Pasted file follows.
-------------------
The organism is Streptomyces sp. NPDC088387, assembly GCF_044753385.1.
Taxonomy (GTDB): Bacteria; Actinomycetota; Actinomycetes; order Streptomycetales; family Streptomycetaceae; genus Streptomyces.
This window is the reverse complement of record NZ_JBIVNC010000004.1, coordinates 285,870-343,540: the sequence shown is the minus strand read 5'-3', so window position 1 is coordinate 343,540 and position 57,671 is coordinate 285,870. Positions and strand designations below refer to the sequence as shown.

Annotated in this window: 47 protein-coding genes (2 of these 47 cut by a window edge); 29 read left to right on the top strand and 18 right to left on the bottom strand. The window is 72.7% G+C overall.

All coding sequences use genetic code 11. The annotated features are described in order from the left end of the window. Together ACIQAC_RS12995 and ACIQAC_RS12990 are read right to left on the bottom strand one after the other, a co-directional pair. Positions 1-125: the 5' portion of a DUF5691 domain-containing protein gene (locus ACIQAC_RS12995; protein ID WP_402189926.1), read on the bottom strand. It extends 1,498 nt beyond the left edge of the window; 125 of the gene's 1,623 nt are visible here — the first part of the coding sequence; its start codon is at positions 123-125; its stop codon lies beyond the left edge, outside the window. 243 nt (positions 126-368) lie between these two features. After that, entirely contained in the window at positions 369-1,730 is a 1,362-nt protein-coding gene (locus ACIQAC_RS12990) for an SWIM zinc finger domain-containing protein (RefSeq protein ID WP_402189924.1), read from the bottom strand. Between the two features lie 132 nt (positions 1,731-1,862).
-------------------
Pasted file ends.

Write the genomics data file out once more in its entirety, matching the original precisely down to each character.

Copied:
The organism is Streptomyces sp. NPDC088387, assembly GCF_044753385.1.
Taxonomy (GTDB): Bacteria; Actinomycetota; Actinomycetes; order Streptomycetales; family Streptomycetaceae; genus Streptomyces.
This window is the reverse complement of record NZ_JBIVNC010000004.1, coordinates 285,870-343,540: the sequence shown is the minus strand read 5'-3', so window position 1 is coordinate 343,540 and position 57,671 is coordinate 285,870. Positions and strand designations below refer to the sequence as shown.

Annotated in this window: 47 protein-coding genes (2 of these 47 cut by a window edge); 29 read left to right on the top strand and 18 right to left on the bottom strand. The window is 72.7% G+C overall.

All coding sequences use genetic code 11. The annotated features are described in order from the left end of the window. Together ACIQAC_RS12995 and ACIQAC_RS12990 are read right to left on the bottom strand one after the other, a co-directional pair. Positions 1-125: the 5' portion of a DUF5691 domain-containing protein gene (locus ACIQAC_RS12995; protein ID WP_402189926.1), read on the bottom strand. It extends 1,498 nt beyond the left edge of the window; 125 of the gene's 1,623 nt are visible here — the first part of the coding sequence; its start codon is at positions 123-125; its stop codon lies beyond the left edge, outside the window. 243 nt (positions 126-368) lie between these two features. After that, entirely contained in the window at positions 369-1,730 is a 1,362-nt protein-coding gene (locus ACIQAC_RS12990) for an SWIM zinc finger domain-containing protein (RefSeq protein ID WP_402189924.1), read from the bottom strand. Between the two features lie 132 nt (positions 1,731-1,862).